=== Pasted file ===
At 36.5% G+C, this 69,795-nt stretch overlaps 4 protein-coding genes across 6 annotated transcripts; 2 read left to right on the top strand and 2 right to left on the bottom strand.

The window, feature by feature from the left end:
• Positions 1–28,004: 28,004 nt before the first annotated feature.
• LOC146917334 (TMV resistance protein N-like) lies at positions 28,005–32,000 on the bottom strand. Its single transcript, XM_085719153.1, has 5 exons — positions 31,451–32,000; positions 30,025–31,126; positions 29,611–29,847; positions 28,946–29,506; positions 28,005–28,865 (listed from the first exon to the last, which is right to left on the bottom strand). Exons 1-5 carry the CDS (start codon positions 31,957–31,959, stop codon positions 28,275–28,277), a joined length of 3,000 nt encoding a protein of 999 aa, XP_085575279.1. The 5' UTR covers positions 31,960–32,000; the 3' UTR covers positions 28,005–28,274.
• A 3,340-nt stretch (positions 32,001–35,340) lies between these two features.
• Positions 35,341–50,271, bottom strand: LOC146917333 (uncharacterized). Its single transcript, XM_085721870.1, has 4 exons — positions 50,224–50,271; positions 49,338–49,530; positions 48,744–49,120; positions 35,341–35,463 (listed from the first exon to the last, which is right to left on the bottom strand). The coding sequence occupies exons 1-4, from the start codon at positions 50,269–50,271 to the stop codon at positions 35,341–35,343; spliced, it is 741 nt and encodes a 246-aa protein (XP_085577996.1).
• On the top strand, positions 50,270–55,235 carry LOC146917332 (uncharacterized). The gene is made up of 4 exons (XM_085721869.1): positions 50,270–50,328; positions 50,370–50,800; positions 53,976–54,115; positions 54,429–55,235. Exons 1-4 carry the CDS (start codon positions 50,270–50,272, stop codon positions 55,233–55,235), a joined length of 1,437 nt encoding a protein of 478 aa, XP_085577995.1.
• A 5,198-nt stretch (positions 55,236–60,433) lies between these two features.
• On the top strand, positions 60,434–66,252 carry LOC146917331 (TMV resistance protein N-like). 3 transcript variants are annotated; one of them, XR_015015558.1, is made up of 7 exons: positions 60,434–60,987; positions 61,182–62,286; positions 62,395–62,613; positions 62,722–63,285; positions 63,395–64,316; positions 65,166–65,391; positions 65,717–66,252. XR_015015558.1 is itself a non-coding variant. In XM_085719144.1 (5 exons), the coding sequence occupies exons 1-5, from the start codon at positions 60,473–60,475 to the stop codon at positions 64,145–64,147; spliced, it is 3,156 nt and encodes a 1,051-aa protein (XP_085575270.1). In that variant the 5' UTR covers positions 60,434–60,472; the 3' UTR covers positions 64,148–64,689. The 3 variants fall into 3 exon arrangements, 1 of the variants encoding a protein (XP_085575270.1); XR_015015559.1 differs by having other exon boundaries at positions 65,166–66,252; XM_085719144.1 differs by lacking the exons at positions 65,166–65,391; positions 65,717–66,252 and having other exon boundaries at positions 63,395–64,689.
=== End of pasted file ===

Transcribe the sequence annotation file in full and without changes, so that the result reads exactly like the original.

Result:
At 36.5% G+C, this 69,795-nt stretch overlaps 4 protein-coding genes across 6 annotated transcripts; 2 read left to right on the top strand and 2 right to left on the bottom strand.

The window, feature by feature from the left end:
• Positions 1–28,004: 28,004 nt before the first annotated feature.
• LOC146917334 (TMV resistance protein N-like) lies at positions 28,005–32,000 on the bottom strand. Its single transcript, XM_085719153.1, has 5 exons — positions 31,451–32,000; positions 30,025–31,126; positions 29,611–29,847; positions 28,946–29,506; positions 28,005–28,865 (listed from the first exon to the last, which is right to left on the bottom strand). Exons 1-5 carry the CDS (start codon positions 31,957–31,959, stop codon positions 28,275–28,277), a joined length of 3,000 nt encoding a protein of 999 aa, XP_085575279.1. The 5' UTR covers positions 31,960–32,000; the 3' UTR covers positions 28,005–28,274.
• A 3,340-nt stretch (positions 32,001–35,340) lies between these two features.
• Positions 35,341–50,271, bottom strand: LOC146917333 (uncharacterized). Its single transcript, XM_085721870.1, has 4 exons — positions 50,224–50,271; positions 49,338–49,530; positions 48,744–49,120; positions 35,341–35,463 (listed from the first exon to the last, which is right to left on the bottom strand). The coding sequence occupies exons 1-4, from the start codon at positions 50,269–50,271 to the stop codon at positions 35,341–35,343; spliced, it is 741 nt and encodes a 246-aa protein (XP_085577996.1).
• On the top strand, positions 50,270–55,235 carry LOC146917332 (uncharacterized). The gene is made up of 4 exons (XM_085721869.1): positions 50,270–50,328; positions 50,370–50,800; positions 53,976–54,115; positions 54,429–55,235. Exons 1-4 carry the CDS (start codon positions 50,270–50,272, stop codon positions 55,233–55,235), a joined length of 1,437 nt encoding a protein of 478 aa, XP_085577995.1.
• A 5,198-nt stretch (positions 55,236–60,433) lies between these two features.
• On the top strand, positions 60,434–66,252 carry LOC146917331 (TMV resistance protein N-like). 3 transcript variants are annotated; one of them, XR_015015558.1, is made up of 7 exons: positions 60,434–60,987; positions 61,182–62,286; positions 62,395–62,613; positions 62,722–63,285; positions 63,395–64,316; positions 65,166–65,391; positions 65,717–66,252. XR_015015558.1 is itself a non-coding variant. In XM_085719144.1 (5 exons), the coding sequence occupies exons 1-5, from the start codon at positions 60,473–60,475 to the stop codon at positions 64,145–64,147; spliced, it is 3,156 nt and encodes a 1,051-aa protein (XP_085575270.1). In that variant the 5' UTR covers positions 60,434–60,472; the 3' UTR covers positions 64,148–64,689. The 3 variants fall into 3 exon arrangements, 1 of the variants encoding a protein (XP_085575270.1); XR_015015559.1 differs by having other exon boundaries at positions 65,166–66,252; XM_085719144.1 differs by lacking the exons at positions 65,166–65,391; positions 65,717–66,252 and having other exon boundaries at positions 63,395–64,689.